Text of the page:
My boss walked by to the men's room. He didn't see me with my hands clasped together, trying to shrink into the wall. He did not admonish me for being away from my desk; my prayer was not answered. I realized, I was starting to feel an urge to visit the facilities as well.

I tried for the 5th time to extricate myself from the conversation by asking if we could start walking towards the men's room. He didn't skip a beat in his talking and just followed me as I walked that way. When it looked like he was going to just follow me inside, I stopped walking. I was not going to let him corner me in the men's room.

My boss came out of there. He did not make eye contact. Damn.

We were now near the elevator. As he stepped toward the elevator I realized that 25 minutes had gone by. I fantasized that the elevator doors would open and I would push him through them and make my escape. Not every version of this fantasy involved a waiting elevator behind the doors.

After about 5 more minutes, my phone rang. As A----- rattled on about not being able to remember what company made some chip that he wished dearly could run Python code, I checked it; it was Maggie!

"Oh, it looks like I have to take this call. Sorry! Well, good luck with your…" he wasn't listening to me, he kept talking.

I put the phone up to my ear and said "Hi" to Maggie, and A remembered what company made that chip, and started telling me why they made the chip. THIS IS NOT HOW YOU END A CONVERSATION. I had to tell Maggie to "hang on" (I HATE doing that to a caller).

I "let" him tell me a couple more things as I waved my hands and the phone, indicating the conversation should be over. He continued talking as he stepped into the elevator. "Thanks for having a sympathetic ear." He told me. Gah. Well, not so sympathetic, I am afraid. I am interested in many things. But none of them is being cornered and talked at. I feel like the chair would have been as good a participant in this discourse.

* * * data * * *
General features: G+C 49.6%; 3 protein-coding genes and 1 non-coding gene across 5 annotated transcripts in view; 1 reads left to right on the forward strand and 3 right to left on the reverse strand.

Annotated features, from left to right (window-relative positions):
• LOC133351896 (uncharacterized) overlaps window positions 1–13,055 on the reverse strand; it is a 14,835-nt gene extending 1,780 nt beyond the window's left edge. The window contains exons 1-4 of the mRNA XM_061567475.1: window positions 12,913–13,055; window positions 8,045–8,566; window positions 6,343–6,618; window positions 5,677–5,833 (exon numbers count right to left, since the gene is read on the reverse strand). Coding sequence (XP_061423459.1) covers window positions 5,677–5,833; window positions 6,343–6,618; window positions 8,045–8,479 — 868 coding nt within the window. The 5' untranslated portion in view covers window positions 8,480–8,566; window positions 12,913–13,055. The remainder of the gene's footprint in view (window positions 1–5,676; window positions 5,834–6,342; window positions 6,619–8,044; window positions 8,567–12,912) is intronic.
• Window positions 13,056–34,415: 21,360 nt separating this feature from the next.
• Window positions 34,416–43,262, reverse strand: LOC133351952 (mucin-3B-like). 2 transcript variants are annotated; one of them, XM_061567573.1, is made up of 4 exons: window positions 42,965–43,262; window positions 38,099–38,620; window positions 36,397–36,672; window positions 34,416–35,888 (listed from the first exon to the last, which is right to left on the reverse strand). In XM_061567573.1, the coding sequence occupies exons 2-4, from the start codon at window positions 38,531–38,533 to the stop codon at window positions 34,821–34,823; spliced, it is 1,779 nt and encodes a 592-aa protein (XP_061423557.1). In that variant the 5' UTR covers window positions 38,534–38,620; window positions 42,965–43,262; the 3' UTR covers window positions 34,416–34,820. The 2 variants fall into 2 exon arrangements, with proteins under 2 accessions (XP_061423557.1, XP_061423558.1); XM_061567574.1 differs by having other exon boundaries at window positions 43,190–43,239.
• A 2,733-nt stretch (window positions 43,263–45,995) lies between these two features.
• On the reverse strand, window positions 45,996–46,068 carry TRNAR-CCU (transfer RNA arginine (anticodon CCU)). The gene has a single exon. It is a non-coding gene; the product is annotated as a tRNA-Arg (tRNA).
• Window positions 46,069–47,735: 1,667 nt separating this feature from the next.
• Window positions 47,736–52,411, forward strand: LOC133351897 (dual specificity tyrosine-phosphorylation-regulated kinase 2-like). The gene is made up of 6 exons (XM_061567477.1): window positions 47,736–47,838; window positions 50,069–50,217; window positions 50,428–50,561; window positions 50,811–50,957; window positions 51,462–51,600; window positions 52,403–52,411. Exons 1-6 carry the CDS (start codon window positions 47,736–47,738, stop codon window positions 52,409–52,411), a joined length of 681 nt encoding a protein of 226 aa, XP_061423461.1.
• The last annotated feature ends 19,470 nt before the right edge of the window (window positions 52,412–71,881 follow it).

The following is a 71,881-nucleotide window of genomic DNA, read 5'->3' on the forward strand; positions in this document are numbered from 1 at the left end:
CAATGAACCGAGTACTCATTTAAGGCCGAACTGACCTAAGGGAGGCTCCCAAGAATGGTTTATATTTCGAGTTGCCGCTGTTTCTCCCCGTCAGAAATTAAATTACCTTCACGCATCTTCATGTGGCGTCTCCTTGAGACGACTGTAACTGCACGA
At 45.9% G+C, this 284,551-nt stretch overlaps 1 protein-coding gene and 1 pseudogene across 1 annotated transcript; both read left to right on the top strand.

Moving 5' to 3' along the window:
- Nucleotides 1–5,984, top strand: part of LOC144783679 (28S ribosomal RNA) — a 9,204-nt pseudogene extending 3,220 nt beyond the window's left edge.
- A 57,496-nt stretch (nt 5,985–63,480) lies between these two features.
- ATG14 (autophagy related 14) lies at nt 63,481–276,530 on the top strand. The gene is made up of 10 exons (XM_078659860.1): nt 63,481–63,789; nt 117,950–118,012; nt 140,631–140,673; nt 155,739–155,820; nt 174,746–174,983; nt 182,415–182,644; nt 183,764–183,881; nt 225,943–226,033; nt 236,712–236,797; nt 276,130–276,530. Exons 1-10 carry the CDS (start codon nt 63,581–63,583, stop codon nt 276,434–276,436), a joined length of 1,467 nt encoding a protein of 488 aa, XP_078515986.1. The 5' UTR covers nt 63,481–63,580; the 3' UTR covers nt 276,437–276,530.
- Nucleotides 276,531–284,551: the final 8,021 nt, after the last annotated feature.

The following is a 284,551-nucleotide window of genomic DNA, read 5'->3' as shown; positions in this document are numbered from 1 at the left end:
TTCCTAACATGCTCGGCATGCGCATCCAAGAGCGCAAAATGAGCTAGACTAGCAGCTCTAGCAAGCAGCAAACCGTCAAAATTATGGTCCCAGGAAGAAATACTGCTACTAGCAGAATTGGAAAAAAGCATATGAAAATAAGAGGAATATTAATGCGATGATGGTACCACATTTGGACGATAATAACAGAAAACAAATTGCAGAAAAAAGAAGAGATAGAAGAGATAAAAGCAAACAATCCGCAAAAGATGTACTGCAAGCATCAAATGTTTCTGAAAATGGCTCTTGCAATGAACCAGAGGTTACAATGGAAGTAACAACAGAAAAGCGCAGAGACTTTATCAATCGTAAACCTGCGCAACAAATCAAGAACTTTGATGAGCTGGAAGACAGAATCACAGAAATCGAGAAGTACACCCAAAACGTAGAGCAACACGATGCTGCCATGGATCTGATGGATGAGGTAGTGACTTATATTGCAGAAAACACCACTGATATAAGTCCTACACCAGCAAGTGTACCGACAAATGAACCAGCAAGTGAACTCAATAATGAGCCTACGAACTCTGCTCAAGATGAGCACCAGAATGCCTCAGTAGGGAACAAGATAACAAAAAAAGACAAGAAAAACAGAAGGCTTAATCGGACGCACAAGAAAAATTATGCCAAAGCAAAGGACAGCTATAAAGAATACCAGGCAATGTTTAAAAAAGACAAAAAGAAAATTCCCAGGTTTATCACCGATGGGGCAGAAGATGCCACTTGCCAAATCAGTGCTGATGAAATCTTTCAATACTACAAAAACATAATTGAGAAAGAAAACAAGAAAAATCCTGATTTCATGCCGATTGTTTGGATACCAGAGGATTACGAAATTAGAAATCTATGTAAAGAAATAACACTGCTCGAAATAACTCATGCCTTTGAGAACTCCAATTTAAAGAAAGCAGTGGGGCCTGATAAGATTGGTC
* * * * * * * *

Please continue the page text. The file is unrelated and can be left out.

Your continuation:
So, please, people. We need a secret sign. I promise to rescue you someday, if you need it.

Posted by James at October 22, 2010 3:03 PM
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Poor you! Andy and I have a secret sign for just such occasions -- one of us will pretend to pick lint off the other's clothing. That means "GET ME OUT OF HERE!"

Also ... there's an app for that! I forget what it's called, but I read about an iPhone app that you set to call you in x minutes. Unfortunately, in order to take advantage of it, you need to know in advance that you're going to need to get rescued.

Posted by: Karen at October 22, 2010 4:36 PM

I almost took my phone out and texted Ryan to call me.

Posted by: James at October 22, 2010 4:39 PM

I used to work with a guy like that, long ago. He was eventually let go because he wasn't getting any work done. (Guess who had to finish most of his unfinished work?)

Back then, I felt more obligated to be polite to people who wasted my time. I was also at a disadvantage because he would station himself in my cube while talking my ear off about whatever. I would be stuck with him until someone called him away.

But now I realize that people who are so oblivious to body language and verbal cues are probably also used to having people walk away from them or take other unsubtle measures to shake them off. Fortunately, they don't take offense. Unfortunately, that's because they barely notice it's happening; therefore they never wonder why it keeps happening.